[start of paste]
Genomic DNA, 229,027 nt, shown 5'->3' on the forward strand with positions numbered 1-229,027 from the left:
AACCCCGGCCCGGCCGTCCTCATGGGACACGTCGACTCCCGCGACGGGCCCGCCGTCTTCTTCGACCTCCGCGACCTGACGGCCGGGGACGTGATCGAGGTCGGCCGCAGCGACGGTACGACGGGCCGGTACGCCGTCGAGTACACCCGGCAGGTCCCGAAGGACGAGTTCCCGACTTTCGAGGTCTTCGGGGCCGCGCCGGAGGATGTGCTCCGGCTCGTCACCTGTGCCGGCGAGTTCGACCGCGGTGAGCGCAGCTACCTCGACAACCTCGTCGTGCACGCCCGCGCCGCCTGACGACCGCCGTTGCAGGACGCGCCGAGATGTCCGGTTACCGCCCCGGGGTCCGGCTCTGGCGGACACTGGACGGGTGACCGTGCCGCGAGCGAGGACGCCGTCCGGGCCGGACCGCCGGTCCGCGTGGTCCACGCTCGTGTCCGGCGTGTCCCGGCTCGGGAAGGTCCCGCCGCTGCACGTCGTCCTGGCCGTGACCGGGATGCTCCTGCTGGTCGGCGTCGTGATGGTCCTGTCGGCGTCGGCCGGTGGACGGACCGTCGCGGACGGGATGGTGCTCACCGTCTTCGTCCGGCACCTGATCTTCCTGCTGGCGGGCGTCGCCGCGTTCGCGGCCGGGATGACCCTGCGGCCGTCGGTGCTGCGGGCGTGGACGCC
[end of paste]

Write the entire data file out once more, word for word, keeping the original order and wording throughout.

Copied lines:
Genomic DNA, 229,027 nt, shown 5'->3' on the forward strand with positions numbered 1-229,027 from the left:
AACCCCGGCCCGGCCGTCCTCATGGGACACGTCGACTCCCGCGACGGGCCCGCCGTCTTCTTCGACCTCCGCGACCTGACGGCCGGGGACGTGATCGAGGTCGGCCGCAGCGACGGTACGACGGGCCGGTACGCCGTCGAGTACACCCGGCAGGTCCCGAAGGACGAGTTCCCGACTTTCGAGGTCTTCGGGGCCGCGCCGGAGGATGTGCTCCGGCTCGTCACCTGTGCCGGCGAGTTCGACCGCGGTGAGCGCAGCTACCTCGACAACCTCGTCGTGCACGCCCGCGCCGCCTGACGACCGCCGTTGCAGGACGCGCCGAGATGTCCGGTTACCGCCCCGGGGTCCGGCTCTGGCGGACACTGGACGGGTGACCGTGCCGCGAGCGAGGACGCCGTCCGGGCCGGACCGCCGGTCCGCGTGGTCCACGCTCGTGTCCGGCGTGTCCCGGCTCGGGAAGGTCCCGCCGCTGCACGTCGTCCTGGCCGTGACCGGGATGCTCCTGCTGGTCGGCGTCGTGATGGTCCTGTCGGCGTCGGCCGGTGGACGGACCGTCGCGGACGGGATGGTGCTCACCGTCTTCGTCCGGCACCTGATCTTCCTGCTGGCGGGCGTCGCCGCGTTCGCGGCCGGGATGACCCTGCGGCCGTCGGTGCTGCGGGCGTGGACGCC